Washington University Education in Good Clinical Practices
Washington University in St. Louis is committed to assuring the safety, integrity and quality of clinical trials as part of its mission to foster excellence in research and to further advances in human health.
Education in Good Clinical Practice (GCP) principles is a natural outcome of that commitment because GCP programs provide training in the:
- Responsibilities of investigators, sponsors, monitors and IRBs
- Protections for the rights, safety and well-being of human subjects
- Conduct of the clinical trial in accordance with approved plans with rigor and integrity
- Generation of reliable data
- Standards for designing, conducting, recording and reporting trials involving human participates
Faculty and staff involved in the conduct, oversight or management of clinical trials must complete training in GCP if they meet the criteria outlined in the following Applicability section. Please be aware that specific sponsor, regulatory agencies or school/department requirements may also be applicable. In these cases, it is the responsibility of the PI and research team members to complete any additional training requirements. Demonstrated completion must be documented prior to submission of an IRB application that meets the following Washington University definition of a clinical trial. Completion of this education program complies with the NIH “Policy on Good Clinical Practice Training for NIH Awardees Involved in NIH-funded Clinical Trials.”
III. Definition of a Clinical Trial
Washington University, for purposes of this policy, has adopted the NIH definition of a clinical trial: “A clinical trial is a research study in which one or more human subjects are prospectively assigned to one or more interventions (which may include placebo or other control) to evaluate the effects of those interventions on health-related biomedical or behavioral outcomes.”
Again, it may be important for faculty and staff to recognize that other sponsors or regulatory agencies (e.g., FDA) may impose additional requirements which are the responsibility of the PI to meet.
All research team members including faculty, staff, students or other personnel listed on an IRB application for research meeting the definition of a clinical trial must comply with the requirements of this policy. The IRB definition of a research team member may be found at https://hrpo.wustl.edu/faq/what-does-engaged-in-research-mean. This policy applies to all clinical trials regardless of support including, but not limited to all NIH, other federal, industry, foundation and departmental sponsored clinical trials.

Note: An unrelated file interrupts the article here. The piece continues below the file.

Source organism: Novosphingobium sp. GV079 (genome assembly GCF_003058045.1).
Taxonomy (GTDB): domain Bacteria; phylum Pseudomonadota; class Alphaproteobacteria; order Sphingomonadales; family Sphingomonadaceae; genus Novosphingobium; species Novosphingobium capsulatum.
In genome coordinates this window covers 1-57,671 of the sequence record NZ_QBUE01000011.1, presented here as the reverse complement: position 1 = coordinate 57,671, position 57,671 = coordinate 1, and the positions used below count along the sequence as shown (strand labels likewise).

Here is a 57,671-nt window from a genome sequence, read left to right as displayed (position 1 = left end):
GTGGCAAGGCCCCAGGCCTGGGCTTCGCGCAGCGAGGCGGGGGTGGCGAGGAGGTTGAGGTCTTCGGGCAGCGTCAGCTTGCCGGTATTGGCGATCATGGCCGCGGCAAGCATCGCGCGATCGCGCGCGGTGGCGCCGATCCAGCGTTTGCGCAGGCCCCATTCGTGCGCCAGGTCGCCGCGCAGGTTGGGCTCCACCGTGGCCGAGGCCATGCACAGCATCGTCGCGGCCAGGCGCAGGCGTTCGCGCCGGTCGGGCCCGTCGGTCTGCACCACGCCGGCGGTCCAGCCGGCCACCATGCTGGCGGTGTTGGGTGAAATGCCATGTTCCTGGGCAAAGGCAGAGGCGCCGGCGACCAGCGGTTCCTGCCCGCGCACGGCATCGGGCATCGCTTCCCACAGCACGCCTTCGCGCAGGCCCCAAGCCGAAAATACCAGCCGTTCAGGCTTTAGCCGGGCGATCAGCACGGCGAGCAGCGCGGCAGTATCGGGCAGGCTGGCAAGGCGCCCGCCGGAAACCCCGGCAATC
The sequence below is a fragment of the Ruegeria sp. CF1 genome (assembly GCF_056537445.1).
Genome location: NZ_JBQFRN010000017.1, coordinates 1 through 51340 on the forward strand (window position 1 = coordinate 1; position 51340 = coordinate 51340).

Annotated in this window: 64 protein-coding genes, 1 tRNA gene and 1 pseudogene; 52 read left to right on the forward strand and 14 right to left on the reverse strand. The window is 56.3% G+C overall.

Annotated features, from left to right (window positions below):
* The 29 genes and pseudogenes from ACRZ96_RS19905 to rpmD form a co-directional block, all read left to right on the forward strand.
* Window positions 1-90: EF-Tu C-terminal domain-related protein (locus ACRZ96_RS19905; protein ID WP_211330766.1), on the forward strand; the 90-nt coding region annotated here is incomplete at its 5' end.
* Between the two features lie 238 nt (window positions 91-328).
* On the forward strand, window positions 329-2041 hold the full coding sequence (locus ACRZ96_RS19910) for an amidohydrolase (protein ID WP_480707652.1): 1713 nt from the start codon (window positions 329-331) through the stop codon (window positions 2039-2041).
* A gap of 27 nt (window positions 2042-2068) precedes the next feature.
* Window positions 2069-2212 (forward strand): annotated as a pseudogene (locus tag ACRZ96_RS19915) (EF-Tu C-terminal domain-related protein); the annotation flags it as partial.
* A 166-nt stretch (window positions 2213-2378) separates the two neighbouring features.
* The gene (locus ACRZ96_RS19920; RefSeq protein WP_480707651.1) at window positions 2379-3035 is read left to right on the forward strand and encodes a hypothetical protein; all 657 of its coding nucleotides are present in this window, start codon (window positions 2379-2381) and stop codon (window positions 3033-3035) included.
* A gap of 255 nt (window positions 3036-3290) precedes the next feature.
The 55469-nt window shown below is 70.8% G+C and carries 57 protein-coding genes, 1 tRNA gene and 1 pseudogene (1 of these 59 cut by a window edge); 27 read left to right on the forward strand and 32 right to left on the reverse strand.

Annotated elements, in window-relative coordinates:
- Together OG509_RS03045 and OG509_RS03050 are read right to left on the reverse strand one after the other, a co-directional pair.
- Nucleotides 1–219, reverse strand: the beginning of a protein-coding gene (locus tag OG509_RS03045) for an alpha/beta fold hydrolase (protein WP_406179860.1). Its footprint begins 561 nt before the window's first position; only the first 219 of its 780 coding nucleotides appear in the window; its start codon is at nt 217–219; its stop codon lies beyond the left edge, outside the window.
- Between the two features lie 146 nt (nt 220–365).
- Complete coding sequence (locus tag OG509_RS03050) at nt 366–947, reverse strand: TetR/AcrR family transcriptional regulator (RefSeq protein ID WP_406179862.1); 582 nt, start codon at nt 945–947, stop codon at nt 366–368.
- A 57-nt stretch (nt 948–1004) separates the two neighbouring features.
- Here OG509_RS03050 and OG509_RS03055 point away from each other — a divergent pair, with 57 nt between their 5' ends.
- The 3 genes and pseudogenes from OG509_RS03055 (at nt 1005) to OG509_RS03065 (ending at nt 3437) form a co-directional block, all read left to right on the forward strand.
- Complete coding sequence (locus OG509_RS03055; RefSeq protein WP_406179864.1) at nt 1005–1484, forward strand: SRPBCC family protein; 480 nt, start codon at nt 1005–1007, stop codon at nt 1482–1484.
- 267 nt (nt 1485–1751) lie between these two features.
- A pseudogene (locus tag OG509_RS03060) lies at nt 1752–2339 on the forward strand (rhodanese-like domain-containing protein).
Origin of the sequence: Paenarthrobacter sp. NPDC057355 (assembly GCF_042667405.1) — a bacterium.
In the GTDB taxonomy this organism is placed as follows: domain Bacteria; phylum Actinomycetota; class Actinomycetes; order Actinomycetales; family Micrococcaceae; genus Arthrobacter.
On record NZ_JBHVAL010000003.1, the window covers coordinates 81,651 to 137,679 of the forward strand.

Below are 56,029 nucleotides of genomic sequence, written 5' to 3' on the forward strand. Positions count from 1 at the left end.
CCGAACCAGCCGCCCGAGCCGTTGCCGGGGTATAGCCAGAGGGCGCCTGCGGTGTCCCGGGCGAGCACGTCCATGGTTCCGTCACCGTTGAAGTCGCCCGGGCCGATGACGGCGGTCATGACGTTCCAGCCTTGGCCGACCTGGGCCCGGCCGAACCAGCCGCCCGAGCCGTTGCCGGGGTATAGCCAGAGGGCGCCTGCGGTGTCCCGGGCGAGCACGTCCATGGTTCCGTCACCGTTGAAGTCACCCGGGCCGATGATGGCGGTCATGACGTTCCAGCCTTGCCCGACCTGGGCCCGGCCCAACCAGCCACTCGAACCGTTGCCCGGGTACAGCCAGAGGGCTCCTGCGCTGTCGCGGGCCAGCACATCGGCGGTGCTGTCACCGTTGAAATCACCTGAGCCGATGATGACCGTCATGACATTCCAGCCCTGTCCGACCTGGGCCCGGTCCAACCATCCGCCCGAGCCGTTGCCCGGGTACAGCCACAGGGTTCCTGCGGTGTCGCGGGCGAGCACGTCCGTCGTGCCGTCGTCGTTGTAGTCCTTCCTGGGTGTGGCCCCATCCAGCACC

In addition to those required under this WUSTL policy, any member of the research team may be asked to complete GCP training as a result of a requirement of the following:
- Specific Sponsor or Regulatory requirement
- WUSTL IRB, independent (commercial) IRB or single/central IRB (sIRB) overseeing the project
- OVCR, Dean or department
V. Educational Requirements
Washington University provides a number of ways to complete this educational requirement, all of which must be registered and tracked in Learn@Work via the Good Clinical Practice Certification.
As of October 16, 2017, the available options are:
- Complete a CITI GCP course online
- Complete an NIH GCP course online
- Attend a WUSTL-sponsored instructor-led GCP training course
Download the Registering for GCP Certification Quick Guide [PDF].
Note that most prior completions of a CITI, NIH, or ACRP course (including test-out courses) will satisfy this educational requirement. If you have completed a CITI or ACRP course in Learn@Work prior to October 16, 2017, these should be automatically marked complete. If you have previously completed an NIH GCP course outside of Learn@Work, email your certificate to email@example.com.
For those individuals covered by this policy, training must be completed and documented prior to IRB submission. The Office of Sponsored Research Services will use the IRB approval to establish new accounts in the general ledger for the applicable clinical trial agreements.
This policy on GCP training does not replace the Human Subjects Education Policy which provides education in the protection of human participants and the ethical conduct of research.
Compliance with this policy is required for all applicable projects and individuals beginning with the effective date.
Refresher training is required at least every three years.
Some sponsors may require annual refresher training. It is the responsibility of the PI and research team member to understand these specific sponsor requirements as described in their grant, subaward, clinical trial agreement or other documents and to assure completion and appropriate documentation of this requirement.
VII. Effective Date
The NIH policy requiring GCP training is effective January 1, 2017, and applies to all active NIH grants and contracts (at any stage in the grant/contract cycle). For all other clinical trials, the effective date is the approval date of this policy.
Frequently Asked Questions
Please see the GCP Frequently Asked Questions (FAQ) page.